RCS warns doctors about crowdfunding plastic surgery procedures

11 March 2016

By Plastic Surgeon Dr Dirk Kremer

Crowdfunding Plastic Surgery

In December 2015, I wrote about the Royal College of Surgeons' (RCS) plans to introduce a new credentialing scheme this spring. Hopefully, this will improve the level of care provided by cosmetic surgeons in the plastic surgery industry. I fully support the RCS in their goal to improve standards in the cosmetic industry, which is why I am also pleased to hear that the organisation has announced new guidelines to crack down on the number of websites allowing women to crowdfund their plastic surgery.

A terrifying new cosmetic trend

As an experienced plastic surgeon, I’ve seen and written about a number of worrying trends in the cosmetic industry, but none are quite as shocking as this latest movement. Some websites which I would rather not name have started appearing online around 2005 with the express goal to allow women to find men who are willing to pay for them to receive cosmetic surgery, generally breast augmentation.

More worryingly, these websites encourage women to “sell” themselves to the largely male donor community in order to convince them to fund their cosmetic procedures. Sadly, this means many women feel compelled to send their potential donors naked photos of themselves through phones or webcams.

It has been well documented by researchers in countries such as the United Kingdom, United States and Canada that women who want breast enlargements are more likely to suffer from anxiety, low self-esteem or depression. It is therefore more than likely that the people behind these cosmetic surgery crowdfunding websites are fully aware of these studies and are essentially taking advantage of vulnerable people; plastic surgery never has been, and never will be, the answer to psychological issues.

The British Association of Aesthetic Plastic Surgeons (BAAPS) previously described one such website as “inappropriate” and “degrading”, with a BAAPS’ spokesperson saying it exploits vulnerable women. Unfortunately, since 2005, more than 1,000 women have used the criticised website to fund cosmetic procedures, and 545 British women signed up for the service in the past year alone – leading the RCS to act!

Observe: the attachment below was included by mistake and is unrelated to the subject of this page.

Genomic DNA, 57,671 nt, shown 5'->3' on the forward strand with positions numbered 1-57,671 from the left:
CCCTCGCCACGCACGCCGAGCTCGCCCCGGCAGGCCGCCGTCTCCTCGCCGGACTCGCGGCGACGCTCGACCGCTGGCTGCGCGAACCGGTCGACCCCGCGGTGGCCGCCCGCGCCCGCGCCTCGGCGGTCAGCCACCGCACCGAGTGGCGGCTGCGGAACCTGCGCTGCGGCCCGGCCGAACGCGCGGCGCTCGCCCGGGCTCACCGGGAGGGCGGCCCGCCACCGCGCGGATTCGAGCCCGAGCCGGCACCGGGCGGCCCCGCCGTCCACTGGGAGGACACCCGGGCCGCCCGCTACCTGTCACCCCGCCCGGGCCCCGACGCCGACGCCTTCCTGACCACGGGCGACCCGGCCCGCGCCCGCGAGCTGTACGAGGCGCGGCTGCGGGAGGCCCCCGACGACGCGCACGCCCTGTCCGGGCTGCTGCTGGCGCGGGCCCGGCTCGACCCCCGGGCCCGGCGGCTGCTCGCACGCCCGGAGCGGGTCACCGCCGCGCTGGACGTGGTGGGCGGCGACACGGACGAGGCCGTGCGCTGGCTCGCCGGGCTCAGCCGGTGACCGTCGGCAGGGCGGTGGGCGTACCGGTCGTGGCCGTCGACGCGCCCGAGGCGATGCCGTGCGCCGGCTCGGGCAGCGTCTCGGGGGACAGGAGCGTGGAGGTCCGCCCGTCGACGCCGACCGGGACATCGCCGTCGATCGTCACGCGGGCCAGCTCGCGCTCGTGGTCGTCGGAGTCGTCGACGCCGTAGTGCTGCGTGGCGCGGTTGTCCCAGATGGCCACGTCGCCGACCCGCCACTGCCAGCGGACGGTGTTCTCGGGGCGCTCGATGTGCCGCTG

New guidelines put in place by the RCS

It’s worrying that it’s taken more than 10 years to get guidelines in place, but finally, any doctor in the UK found guilty of knowingly performing cosmetic procedures on people who have crowdfunded their surgery could lose their medical licence. The General Medical Council added that the doctors caught could find themselves in front of the GMC and potentially be banned from practising medicine. Similarly, doctors have also been warned that they will not be able to offer their services as a prize or use any promotional tactics that could result in patients making ill-informed decisions.

Always do your research before having cosmetic surgery

I fully agree with the RCS, GMC, and BAAPS, and wholeheartedly condemn everything that these crowdfunding websites represent. Making women “sell” themselves in order to secure funding is abhorrent and the websites owners (and crowd funders) should be ashamed of themselves for blatantly taking advantage of both vulnerable women and men.

I believe that plastic surgery is a beautiful thing, but only when undertaken for the right reasons. Patients who are suffering from depression, anxiety or low self-esteem will not benefit from cosmetic surgery and need to receive professional medical help. Likewise, no-one should be forced into having a cosmetic procedure, whether it’s Botox or a facelift. I will never perform plastic surgery on a patient who I feel is having it for the wrong reasons, or who is not in the right frame of mind. Selling your body online for surgery is not acceptable.

As one of the best plastic surgeons in London (as stated by Tatler), I pride myself on being as transparent as possible with my patients. That’s why, when you contact my office, I’ll arrange an initial consultation with you where you can ask as many questions as you wish and see examples of my previous cosmetic procedures. If you would like to find out more about what I offer here at Harley Street Aesthetics, please contact me on 0845 519 7232 or email info@harleystreetaesthetics.com.


emailContact Dr Kremer

phone 0845 519 7232

info Virtual Consultations


Virtual Consultations

Dr Kremer is now accepting virtual consultations, via Skype or WhatsApp. If you would like a virtual consultation, or would like more information, simply get in touch with us via phone, email or through our contact form and we will schedule a date and time for your consultation.